When high-end markets plummet: What it means for you

If Aspen craters, is that a sign of things to come?

I think most real estate pros would agree that the recent run up in prices in many areas throughout the country is concerning. Are there leading indicators of what could be to come?

How are high end markets doing? Aspen is down 42 percent from last year! This isn’t just affecting Aspen but also other ultra-high end markets. The Hamptons are down 48 percent and Telluride is down 33 percent. Is the sky falling? What does this mean? Are we in for another wild real estate cycle? Can this indicate pain to come for the rest of the economy?

If we look at the last cycle, we saw that in more expensive markets the real estate pullback started well before the rest of the country. Aspen is the epitome of the ultra-luxury market with an average home price of $7 million, which is why it is important to take note of the market trends occurring here. The latest market data show Aspen down 42 percent from last year (see Denver post article). Is this unique to just Aspen?

After seeing the news in Aspen, I looked at other ultra-high end markets such as Telluride and the Hamptons. I found Telluride is down and the Hamptons are also down considerably along with Vail and other high end markets throughout the country. When I see this many ultra-high end markets struggling this is likely not just coincidence but an indicator of things to come.

If we study the last cycle, the ultra-wealthy saw the writing on the wall of the imminent downturn before the rest of America and began taking steps to protect themselves months before everyone else. With the wealthy pulling back, is this a precursor of the next cycle? Most economists believe there will be some sort of a pullback in 2017 or 2018 (see CNN article) regardless of who wins the presidency.

What is causing Aspen, Telluride, the Hamptons and others to decline? Unfortunately, nobody knows the true reason since the purchases in the high end markets are purely discretionary (sorry to say nobody really “needs” a $7 million house with leather on the walls). So in any cycle discretionary purchases are cut first.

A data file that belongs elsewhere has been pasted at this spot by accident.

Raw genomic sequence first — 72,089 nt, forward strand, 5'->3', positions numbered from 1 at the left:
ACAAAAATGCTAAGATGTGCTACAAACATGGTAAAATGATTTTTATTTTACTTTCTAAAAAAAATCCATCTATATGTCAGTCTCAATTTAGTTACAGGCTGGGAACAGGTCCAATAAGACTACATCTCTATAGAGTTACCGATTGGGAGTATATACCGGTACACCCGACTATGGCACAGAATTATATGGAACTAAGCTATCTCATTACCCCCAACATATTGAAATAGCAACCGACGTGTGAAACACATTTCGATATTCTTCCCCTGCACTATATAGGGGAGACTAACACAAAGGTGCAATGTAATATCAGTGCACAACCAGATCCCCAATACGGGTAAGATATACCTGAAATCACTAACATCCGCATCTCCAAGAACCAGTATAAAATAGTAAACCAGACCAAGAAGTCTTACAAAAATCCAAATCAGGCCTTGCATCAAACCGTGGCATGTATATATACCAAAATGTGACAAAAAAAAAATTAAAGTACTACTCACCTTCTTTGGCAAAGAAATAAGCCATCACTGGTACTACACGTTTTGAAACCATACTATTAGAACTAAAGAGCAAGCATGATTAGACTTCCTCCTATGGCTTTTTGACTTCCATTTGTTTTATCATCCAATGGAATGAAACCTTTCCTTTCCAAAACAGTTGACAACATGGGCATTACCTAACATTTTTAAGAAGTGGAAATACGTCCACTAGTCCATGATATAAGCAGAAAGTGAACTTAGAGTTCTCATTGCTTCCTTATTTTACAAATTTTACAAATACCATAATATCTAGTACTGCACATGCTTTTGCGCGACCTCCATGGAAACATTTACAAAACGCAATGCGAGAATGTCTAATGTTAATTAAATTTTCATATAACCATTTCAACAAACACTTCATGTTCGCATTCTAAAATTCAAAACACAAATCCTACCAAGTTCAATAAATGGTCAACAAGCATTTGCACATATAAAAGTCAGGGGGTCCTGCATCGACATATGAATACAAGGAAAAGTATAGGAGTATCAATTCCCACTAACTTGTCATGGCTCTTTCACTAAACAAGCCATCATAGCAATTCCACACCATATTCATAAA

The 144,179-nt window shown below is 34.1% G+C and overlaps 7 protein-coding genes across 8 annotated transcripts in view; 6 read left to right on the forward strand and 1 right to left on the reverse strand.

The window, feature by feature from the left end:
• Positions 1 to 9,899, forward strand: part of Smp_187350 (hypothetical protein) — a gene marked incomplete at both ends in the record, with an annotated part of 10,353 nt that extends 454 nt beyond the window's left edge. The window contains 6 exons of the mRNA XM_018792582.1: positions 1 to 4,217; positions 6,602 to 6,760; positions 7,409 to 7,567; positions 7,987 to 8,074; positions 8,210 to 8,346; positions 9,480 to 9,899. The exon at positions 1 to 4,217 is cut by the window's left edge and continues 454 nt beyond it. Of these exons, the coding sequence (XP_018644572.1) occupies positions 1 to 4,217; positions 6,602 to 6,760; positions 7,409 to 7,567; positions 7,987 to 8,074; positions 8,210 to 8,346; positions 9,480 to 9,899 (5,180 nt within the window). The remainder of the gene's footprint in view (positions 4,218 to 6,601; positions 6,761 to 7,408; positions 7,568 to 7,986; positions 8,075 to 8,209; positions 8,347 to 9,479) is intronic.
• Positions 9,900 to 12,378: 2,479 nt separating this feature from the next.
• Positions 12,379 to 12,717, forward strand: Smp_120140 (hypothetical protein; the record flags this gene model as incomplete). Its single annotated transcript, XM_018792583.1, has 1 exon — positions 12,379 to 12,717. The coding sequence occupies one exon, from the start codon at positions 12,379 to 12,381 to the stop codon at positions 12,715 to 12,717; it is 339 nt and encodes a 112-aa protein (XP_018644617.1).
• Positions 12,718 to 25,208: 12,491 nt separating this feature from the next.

Here are four factors I see influencing the sharp drop off in sales in these markets:

  1. Global uncertainty. The list is very long from China to Brexit to possible trade wars and everything in between
  2. Turbulence in financial markets: exchange rates, etc.. scaring off foreign buyers/investors
  3. Oil: Substantial wealth in the US was wiped out from the oil collapse that may never come back
  4. Election: The US election is the most contentious in recent memory regardless of which part of the aisle you sit on the policies of the next president could be a game changer for taxes, trade deals, immigration, etc.

Unfortunately, I only see one of the four factors above (the election) getting resolved in the near term.

What does this mean for other markets?

Depending on the economic theory you buy into (trickle down or trickle up economics) will influence what the impact to other markets will be. Personally, I think that as the ultra-wealthy pull back their spending (or lack thereof) it will ultimately trickle down through the rest of the economy.

For example, if buyers are pulling back from the Aspen market, are they also delaying other discretionary purchases (cars, boats, etc.? The nosedive in Aspen and other high end markets is invariably a precursor of things to come for the general economy. The only question is when this will “trickle” through the rest of the economy and how badly will it end.

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